Morning Coffee: Bankers could find themselves in far less fancy offices after the lockdown. Deutsche Bank interns might “only” get four weeks’ pay for two weeks’ work

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Morning Coffee: Bankers could find themselves in far less fancy offices after the lockdown. Deutsche Bank interns might “only” get four weeks’ pay for two weeks’ work

A theme of the investment bank Q1 conference call season has been chief executives expressing surprise that their business went so well despite having almost all their employees working from home. Jes Staley of Barclays said yesterday that the experience was so good he might make it a more permanent thing.  James Gorman, said that Morgan Stanley would probably have “much less real estate” after the pandemic, while SocGen and Deutsche have also expressed some ambition to reduce office costs. However, working outside the office doesn't necessarily equate with forever working in the spare room.

As Deutsche Bank strategist Jim Reid reminds his readers this morning, working from home can be hard. Reid has twins whom he describes as going through the 'terrible twos' together ("biting, punching, scratching, hysterical crying etc"), so that whenever he emerges from his home office he finds his wife "frazzled" and "at the end of her tether." Reid doesn't say this makes working hard, but he does say it's hard on his wife. It's easy to see why a CEO might want him back in the office, where the biting and scratching and its consequences would be a little more conceptual.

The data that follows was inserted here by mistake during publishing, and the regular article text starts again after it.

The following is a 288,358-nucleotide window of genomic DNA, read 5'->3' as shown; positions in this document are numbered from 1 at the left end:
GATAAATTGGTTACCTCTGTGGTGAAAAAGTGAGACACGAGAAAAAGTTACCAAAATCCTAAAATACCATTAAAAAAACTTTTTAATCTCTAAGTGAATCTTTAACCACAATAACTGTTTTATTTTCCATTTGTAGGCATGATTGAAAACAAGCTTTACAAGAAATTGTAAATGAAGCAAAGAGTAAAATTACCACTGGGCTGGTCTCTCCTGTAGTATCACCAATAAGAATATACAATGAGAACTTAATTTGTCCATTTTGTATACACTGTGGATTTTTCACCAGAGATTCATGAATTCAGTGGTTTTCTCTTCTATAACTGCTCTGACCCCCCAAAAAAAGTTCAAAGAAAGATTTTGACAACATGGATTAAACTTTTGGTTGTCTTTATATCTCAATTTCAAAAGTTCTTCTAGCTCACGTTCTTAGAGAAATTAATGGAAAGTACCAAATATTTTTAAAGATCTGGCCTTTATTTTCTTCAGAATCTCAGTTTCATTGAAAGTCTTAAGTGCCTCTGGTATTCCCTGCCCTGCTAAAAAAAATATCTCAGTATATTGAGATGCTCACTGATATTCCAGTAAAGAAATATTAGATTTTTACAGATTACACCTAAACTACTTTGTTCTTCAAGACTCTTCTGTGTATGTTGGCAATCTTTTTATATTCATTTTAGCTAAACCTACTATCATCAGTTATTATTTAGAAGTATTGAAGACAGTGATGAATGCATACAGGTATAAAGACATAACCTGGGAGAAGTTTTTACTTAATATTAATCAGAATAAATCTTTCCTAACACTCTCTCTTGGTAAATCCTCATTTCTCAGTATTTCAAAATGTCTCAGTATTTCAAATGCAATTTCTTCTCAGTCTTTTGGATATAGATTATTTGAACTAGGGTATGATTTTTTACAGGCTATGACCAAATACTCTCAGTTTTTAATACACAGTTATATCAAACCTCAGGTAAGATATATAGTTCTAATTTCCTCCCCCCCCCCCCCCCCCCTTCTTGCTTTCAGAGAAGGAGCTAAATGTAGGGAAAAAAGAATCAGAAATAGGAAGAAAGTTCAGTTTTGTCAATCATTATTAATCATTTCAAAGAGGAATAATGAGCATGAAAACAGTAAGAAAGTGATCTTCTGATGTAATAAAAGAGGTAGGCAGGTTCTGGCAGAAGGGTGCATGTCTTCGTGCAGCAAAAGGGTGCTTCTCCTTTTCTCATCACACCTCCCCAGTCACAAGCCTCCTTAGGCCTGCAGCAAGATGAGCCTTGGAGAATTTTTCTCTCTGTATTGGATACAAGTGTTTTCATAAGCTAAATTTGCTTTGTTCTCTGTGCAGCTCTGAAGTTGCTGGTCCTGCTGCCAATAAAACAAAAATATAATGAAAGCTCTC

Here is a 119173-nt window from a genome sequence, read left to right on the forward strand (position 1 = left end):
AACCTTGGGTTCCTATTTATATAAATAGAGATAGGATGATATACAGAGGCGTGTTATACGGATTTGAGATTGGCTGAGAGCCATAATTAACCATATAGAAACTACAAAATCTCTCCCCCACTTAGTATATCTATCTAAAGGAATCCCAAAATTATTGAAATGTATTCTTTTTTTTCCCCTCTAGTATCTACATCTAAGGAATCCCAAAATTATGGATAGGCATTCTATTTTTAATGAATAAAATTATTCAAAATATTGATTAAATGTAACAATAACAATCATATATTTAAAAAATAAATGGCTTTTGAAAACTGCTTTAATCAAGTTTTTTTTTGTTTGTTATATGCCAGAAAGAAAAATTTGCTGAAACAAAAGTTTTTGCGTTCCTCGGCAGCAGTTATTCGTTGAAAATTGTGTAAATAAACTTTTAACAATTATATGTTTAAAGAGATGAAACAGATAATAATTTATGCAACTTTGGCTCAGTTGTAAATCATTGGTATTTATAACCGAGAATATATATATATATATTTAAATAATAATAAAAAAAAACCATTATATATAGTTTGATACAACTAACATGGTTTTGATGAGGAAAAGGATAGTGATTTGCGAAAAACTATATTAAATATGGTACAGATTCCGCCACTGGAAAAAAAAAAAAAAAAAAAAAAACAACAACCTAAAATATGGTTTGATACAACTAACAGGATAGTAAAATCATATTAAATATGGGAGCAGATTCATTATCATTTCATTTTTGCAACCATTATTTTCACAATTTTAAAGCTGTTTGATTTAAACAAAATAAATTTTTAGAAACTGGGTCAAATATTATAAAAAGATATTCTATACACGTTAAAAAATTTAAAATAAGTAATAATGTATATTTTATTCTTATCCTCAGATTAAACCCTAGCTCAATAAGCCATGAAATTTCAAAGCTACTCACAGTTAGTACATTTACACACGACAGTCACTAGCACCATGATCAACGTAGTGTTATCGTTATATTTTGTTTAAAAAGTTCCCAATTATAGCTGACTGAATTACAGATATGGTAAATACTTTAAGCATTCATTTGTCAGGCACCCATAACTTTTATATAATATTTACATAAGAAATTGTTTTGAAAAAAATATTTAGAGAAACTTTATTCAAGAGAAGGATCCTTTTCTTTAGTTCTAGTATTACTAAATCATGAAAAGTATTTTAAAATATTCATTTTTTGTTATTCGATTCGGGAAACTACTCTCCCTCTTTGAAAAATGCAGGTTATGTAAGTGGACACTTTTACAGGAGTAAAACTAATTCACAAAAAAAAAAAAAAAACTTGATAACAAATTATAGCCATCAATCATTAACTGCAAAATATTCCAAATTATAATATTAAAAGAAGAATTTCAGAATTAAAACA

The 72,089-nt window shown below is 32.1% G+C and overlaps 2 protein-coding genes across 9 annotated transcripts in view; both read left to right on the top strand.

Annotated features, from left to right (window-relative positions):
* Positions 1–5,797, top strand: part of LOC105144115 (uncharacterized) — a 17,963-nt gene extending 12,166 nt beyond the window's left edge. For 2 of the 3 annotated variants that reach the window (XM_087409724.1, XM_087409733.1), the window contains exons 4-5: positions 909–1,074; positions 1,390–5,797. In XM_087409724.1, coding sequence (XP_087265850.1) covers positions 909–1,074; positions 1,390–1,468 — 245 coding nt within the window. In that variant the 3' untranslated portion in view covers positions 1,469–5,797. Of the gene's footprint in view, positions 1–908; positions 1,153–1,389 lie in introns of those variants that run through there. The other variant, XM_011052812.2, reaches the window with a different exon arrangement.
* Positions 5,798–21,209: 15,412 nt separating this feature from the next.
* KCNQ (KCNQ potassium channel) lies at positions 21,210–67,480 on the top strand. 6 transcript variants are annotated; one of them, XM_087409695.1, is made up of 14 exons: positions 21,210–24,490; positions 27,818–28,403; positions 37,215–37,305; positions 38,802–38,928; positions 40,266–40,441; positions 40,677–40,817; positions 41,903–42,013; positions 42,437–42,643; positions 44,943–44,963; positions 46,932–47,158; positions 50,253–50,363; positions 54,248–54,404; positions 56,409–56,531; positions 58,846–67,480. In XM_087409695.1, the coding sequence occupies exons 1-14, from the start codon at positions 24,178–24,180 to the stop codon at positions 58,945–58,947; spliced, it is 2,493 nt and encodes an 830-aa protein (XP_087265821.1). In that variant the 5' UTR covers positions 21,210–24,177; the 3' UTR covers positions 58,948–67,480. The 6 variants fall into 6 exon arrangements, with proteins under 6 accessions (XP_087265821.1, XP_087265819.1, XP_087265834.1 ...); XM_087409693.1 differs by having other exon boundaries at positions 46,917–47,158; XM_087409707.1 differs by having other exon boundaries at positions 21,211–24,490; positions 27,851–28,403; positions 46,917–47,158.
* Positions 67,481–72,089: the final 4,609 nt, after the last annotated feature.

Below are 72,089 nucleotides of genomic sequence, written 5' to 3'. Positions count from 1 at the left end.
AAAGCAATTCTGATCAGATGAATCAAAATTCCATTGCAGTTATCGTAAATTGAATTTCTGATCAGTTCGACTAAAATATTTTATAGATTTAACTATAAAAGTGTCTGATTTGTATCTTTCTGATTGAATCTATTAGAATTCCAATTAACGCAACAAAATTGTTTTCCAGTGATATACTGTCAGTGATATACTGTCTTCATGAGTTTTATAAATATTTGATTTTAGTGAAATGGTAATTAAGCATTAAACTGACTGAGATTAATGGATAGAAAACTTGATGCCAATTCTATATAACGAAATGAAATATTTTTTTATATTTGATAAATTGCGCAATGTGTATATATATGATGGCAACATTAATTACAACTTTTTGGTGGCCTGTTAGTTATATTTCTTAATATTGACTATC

This is where Jes Staley has had an interesting idea. Barclays appears to be alighting on a half-way house between homeworking and having 7,000 people in a big expensive signature skyscraper. - Staley suggested yesterday that Barclays investment bankers might work in Barclays' local retail branches "as alternative sites...once staff are cleared to stop working from home”. 

This makes a strange kind of sense when you think about it.  There are genuine benefits from face-to-face interaction and teamwork for most banking and trading activities. But a lot of investment banking business is carried out by small teams of a dozen front office staff or fewer. And it’s reasonable to guess that once you get past the team scale, diminishing returns are likely to set in.  So rather than having 7,000 people in Canary Wharf, Barclays might choose to have just under 600 locations with twelve investment banking staff each.